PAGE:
Catch up on last week’s reviews on The Place blog.
Image: Watts Dance
I caught up with Cecilia Watts, whose piece I will be dancing in next week with her company Watts Dance. The piece – WLA No.657005 – is inspired by the Women’s Land Army, which was made up of young women who worked as agricultural labourers during the Second World War. They took over the roles from the men who had been called up to fight, and their vital work as ‘Land Girls’ was at the forefront of the war effort, keeping the farms going and Britain fed. Cecilia commented:
‘I’ve always had an interest in the 1940’s era. My mum is a 1940’s re-enactor so I’ve grown up with a lot of knowledge and influence from that specific time period. At re-enactments I have dressed as a Land Girl before and I wanted to learn more about these women, so for my birthday my mum got me a book called ‘The Women’s Land Army’ by Vita Sackville-West. The WLA were often described as the unsung heroes of the Second World War and this was where the idea for a piece surrounding these women began to develop for me.
The piece has ended up as a narrative-based work, with a story that we built upon as we rehearsed and music composed specifically for the piece created alongside it. Our story revolves around a group of five women, and will show how the camaraderie of the group overcomes the sadness of war.’
The music for the piece has been composed by fellow Trinity Laban alumnus Robin Porter, who will be playing the music live on piano throughout the piece. Cecilia met Robin during her first year at TL and they continued to work together for her Independent Project in her final year.
Each section of music has been composed with a unique process – sometimes the movement material inspired the music or vice versa.
‘One of the best moments I experienced was when we were rehearsing a solo with Robin playing live for the first time. The solo was performed once, and when he had finished playing he turned to me and said that it was really lovely for him to see his piece of music come to life this way. This was wonderful to hear as I had felt exactly the same way. Watching the dancers and the music come together was like watching an idea of my own come to life.’
As I have found through my own experience and through discussing with fellow choreographers, Resolution teaches you so many valuable skills beyond creating a work. I asked Cecilia what she had learnt from the process:
‘There’s much more to the role of choreographer than getting into a studio and creating. I’d never truly appreciated before how much needed to be done to get a piece off the ground. As much as I enjoyed being back in the studio and creating again, there has been a lot going on outside of the studio. Admin, advertisement, costumes, lighting, music, scheduling rehearsals with dancers, musician, lighting designer – whilst working my job at the same time – and I’m sure the list goes on. It’s like the wheels in your mind never stop turning. Despite this I think what Resolution has really taught me is that the content of the work must be the most important thing, and all these other things, though important, are secondary to what you are creating.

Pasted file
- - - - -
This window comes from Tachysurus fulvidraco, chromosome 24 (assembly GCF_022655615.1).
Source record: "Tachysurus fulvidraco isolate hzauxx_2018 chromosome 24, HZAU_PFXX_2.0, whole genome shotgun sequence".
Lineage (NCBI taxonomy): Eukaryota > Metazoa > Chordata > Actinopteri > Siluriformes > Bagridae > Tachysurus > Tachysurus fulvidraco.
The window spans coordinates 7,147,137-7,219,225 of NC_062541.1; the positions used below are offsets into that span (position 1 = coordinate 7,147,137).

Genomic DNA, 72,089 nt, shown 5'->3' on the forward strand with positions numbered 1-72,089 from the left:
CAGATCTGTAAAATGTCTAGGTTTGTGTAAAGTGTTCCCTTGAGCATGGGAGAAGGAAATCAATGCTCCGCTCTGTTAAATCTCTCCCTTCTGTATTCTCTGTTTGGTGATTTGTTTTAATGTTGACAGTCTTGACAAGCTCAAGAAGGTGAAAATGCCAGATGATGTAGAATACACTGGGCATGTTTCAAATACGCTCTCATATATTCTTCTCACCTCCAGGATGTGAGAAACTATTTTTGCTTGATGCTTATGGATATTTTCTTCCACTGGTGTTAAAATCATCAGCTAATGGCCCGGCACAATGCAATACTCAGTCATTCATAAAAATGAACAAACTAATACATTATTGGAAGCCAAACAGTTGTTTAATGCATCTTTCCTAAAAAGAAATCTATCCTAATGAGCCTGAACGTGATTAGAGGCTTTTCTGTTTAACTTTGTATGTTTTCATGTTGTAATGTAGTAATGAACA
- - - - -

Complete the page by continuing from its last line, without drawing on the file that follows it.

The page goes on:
I’ve learnt how much work is needed to be put in, the effort it takes to juggle everything, but also how to enjoy the process and not let it overwhelm you. The workshops that Resolution offered this year were a real factor in this – speaking with other artists involved in the process, we have all felt incredibly supported.’
I went on to ask Cecilia how her time here at Trinity Laban developed her practice as a dance artist:
‘My time at Trinity Laban was a huge turning point – I felt like a completely different person when I graduated compared to when I began.
I’d say the biggest developments I saw were shown in my confidence and understanding of dance. When I first started, I really had no idea what I wanted to do or if I was even good enough to work in the dance industry. That was the problem, I was always questioning if I was good enough, or if was going to fail, or if everyone around me were simply better. But at Trinity Laban, as well as teaching me everything you expect to learn from a dance institute, I think the most important thing I learnt is that when developing as a dance artist, even though having competitive energy around you isn’t a bad thing, you should never be focused on whether you ‘succeed’ or ‘fail’. You should focus on the journey. Instead of viewing fellow dance artists as competitors in a race where no one knew where the finish line was, I really started to view them as collaborators and people to confide in and support, which is something you really need when evolving as an artist.
As well as all this, Trinity Laban opened up my eyes to ways of performing and creating that were completely new to me. These new ideas opened up new doors of development, and suddenly the dance world, though bigger, seemed much less daunting, and much more exciting.’
What’s next for Watts Dance?
‘I could definitely see WLA No.657005 being extended and bringing back a lot of ideas we discarded during the rehearsal process. I’m already looking into possible locations for a tour of the work around September time, so I’d like to add one or two other pieces to our rep, as well as some possible new additions to the company. I know for sure that now I’ve been back in the studio creating again with this wonderful group of dancers, I won’t want to be stopping anytime soon.’
For more information and to book tickets visit The Place website.
Image: Watts Dance
Graduate Intern – Press & PR